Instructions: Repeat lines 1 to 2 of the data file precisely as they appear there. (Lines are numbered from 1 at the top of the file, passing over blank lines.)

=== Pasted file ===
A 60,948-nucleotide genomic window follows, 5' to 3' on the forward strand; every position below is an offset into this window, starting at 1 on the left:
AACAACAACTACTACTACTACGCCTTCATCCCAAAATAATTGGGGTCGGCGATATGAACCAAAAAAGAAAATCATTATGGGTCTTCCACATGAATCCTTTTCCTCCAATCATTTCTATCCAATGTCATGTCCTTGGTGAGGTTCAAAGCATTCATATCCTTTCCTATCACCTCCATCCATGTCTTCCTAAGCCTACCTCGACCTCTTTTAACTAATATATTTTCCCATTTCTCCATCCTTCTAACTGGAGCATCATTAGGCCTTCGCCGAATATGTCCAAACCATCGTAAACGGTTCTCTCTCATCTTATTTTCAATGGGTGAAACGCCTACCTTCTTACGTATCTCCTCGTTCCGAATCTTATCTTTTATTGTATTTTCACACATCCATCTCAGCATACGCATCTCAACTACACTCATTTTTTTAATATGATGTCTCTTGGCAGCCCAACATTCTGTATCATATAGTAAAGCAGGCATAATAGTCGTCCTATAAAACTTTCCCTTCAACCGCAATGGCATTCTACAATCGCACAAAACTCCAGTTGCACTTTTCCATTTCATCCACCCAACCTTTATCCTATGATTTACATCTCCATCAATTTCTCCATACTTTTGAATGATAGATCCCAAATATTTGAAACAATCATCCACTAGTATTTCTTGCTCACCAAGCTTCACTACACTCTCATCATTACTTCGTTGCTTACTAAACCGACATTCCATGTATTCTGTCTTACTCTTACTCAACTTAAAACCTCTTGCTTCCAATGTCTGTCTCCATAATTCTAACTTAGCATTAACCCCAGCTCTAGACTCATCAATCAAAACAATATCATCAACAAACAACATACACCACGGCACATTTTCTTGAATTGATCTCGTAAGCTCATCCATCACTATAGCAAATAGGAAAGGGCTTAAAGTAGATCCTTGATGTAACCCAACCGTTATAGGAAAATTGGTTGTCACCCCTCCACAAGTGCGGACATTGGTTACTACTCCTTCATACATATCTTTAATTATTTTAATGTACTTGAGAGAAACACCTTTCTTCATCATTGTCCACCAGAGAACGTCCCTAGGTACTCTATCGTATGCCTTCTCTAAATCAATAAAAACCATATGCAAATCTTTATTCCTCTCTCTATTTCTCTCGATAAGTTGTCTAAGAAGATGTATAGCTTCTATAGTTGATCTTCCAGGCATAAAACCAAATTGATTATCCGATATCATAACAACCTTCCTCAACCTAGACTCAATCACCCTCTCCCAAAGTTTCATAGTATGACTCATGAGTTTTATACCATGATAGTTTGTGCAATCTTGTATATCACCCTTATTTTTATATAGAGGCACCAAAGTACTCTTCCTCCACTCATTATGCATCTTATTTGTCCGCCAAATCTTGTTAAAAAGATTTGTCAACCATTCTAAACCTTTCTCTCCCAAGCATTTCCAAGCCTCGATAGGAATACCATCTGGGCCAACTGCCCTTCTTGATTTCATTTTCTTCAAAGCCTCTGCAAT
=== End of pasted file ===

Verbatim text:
A 60,948-nucleotide genomic window follows, 5' to 3' on the forward strand; every position below is an offset into this window, starting at 1 on the left:
AACAACAACTACTACTACTACGCCTTCATCCCAAAATAATTGGGGTCGGCGATATGAACCAAAAAAGAAAATCATTATGGGTCTTCCACATGAATCCTTTTCCTCCAATCATTTCTATCCAATGTCATGTCCTTGGTGAGGTTCAAAGCATTCATATCCTTTCCTATCACCTCCATCCATGTCTTCCTAAGCCTACCTCGACCTCTTTTAACTAATATATTTTCCCATTTCTCCATCCTTCTAACTGGAGCATCATTAGGCCTTCGCCGAATATGTCCAAACCATCGTAAACGGTTCTCTCTCATCTTATTTTCAATGGGTGAAACGCCTACCTTCTTACGTATCTCCTCGTTCCGAATCTTATCTTTTATTGTATTTTCACACATCCATCTCAGCATACGCATCTCAACTACACTCATTTTTTTAATATGATGTCTCTTGGCAGCCCAACATTCTGTATCATATAGTAAAGCAGGCATAATAGTCGTCCTATAAAACTTTCCCTTCAACCGCAATGGCATTCTACAATCGCACAAAACTCCAGTTGCACTTTTCCATTTCATCCACCCAACCTTTATCCTATGATTTACATCTCCATCAATTTCTCCATACTTTTGAATGATAGATCCCAAATATTTGAAACAATCATCCACTAGTATTTCTTGCTCACCAAGCTTCACTACACTCTCATCATTACTTCGTTGCTTACTAAACCGACATTCCATGTATTCTGTCTTACTCTTACTCAACTTAAAACCTCTTGCTTCCAATGTCTGTCTCCATAATTCTAACTTAGCATTAACCCCAGCTCTAGACTCATCAATCAAAACAATATCATCAACAAACAACATACACCACGGCACATTTTCTTGAATTGATCTCGTAAGCTCATCCATCACTATAGCAAATAGGAAAGGGCTTAAAGTAGATCCTTGATGTAACCCAACCGTTATAGGAAAATTGGTTGTCACCCCTCCACAAGTGCGGACATTGGTTACTACTCCTTCATACATATCTTTAATTATTTTAATGTACTTGAGAGAAACACCTTTCTTCATCATTGTCCACCAGAGAACGTCCCTAGGTACTCTATCGTATGCCTTCTCTAAATCAATAAAAACCATATGCAAATCTTTATTCCTCTCTCTATTTCTCTCGATAAGTTGTCTAAGAAGATGTATAGCTTCTATAGTTGATCTTCCAGGCATAAAACCAAATTGATTATCCGATATCATAACAACCTTCCTCAACCTAGACTCAATCACCCTCTCCCAAAGTTTCATAGTATGACTCATGAGTTTTATACCATGATAGTTTGTGCAATCTTGTATATCACCCTTATTTTTATATAGAGGCACCAAAGTACTCTTCCTCCACTCATTATGCATCTTATTTGTCCGCCAAATCTTGTTAAAAAGATTTGTCAACCATTCTAAACCTTTCTCTCCCAAGCATTTCCAAGCCTCGATAGGAATACCATCTGGGCCAACTGCCCTTCTTGATTTCATTTTCTTCAAAGCCTCTGCAAT